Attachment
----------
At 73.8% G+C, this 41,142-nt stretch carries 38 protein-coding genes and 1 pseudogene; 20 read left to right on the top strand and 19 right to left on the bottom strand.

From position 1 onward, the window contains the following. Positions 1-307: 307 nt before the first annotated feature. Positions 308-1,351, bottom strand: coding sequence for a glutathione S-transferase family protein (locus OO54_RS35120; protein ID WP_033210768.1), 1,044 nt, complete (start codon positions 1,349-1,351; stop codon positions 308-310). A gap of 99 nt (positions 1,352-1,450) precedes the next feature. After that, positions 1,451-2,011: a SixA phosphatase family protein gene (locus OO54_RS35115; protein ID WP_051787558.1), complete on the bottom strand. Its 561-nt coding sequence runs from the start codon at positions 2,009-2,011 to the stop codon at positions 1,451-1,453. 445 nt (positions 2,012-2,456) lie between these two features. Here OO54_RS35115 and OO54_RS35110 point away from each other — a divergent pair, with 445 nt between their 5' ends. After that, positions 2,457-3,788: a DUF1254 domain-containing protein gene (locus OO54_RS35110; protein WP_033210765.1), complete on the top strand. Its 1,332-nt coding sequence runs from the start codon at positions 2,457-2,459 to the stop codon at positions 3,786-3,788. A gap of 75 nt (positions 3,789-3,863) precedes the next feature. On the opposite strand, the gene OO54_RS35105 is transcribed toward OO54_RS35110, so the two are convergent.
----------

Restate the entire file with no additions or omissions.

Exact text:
At 73.8% G+C, this 41,142-nt stretch carries 38 protein-coding genes and 1 pseudogene; 20 read left to right on the top strand and 19 right to left on the bottom strand.

From position 1 onward, the window contains the following. Positions 1-307: 307 nt before the first annotated feature. Positions 308-1,351, bottom strand: coding sequence for a glutathione S-transferase family protein (locus OO54_RS35120; protein ID WP_033210768.1), 1,044 nt, complete (start codon positions 1,349-1,351; stop codon positions 308-310). A gap of 99 nt (positions 1,352-1,450) precedes the next feature. After that, positions 1,451-2,011: a SixA phosphatase family protein gene (locus OO54_RS35115; protein ID WP_051787558.1), complete on the bottom strand. Its 561-nt coding sequence runs from the start codon at positions 2,009-2,011 to the stop codon at positions 1,451-1,453. 445 nt (positions 2,012-2,456) lie between these two features. Here OO54_RS35115 and OO54_RS35110 point away from each other — a divergent pair, with 445 nt between their 5' ends. After that, positions 2,457-3,788: a DUF1254 domain-containing protein gene (locus OO54_RS35110; protein WP_033210765.1), complete on the top strand. Its 1,332-nt coding sequence runs from the start codon at positions 2,457-2,459 to the stop codon at positions 3,786-3,788. A gap of 75 nt (positions 3,789-3,863) precedes the next feature. On the opposite strand, the gene OO54_RS35105 is transcribed toward OO54_RS35110, so the two are convergent.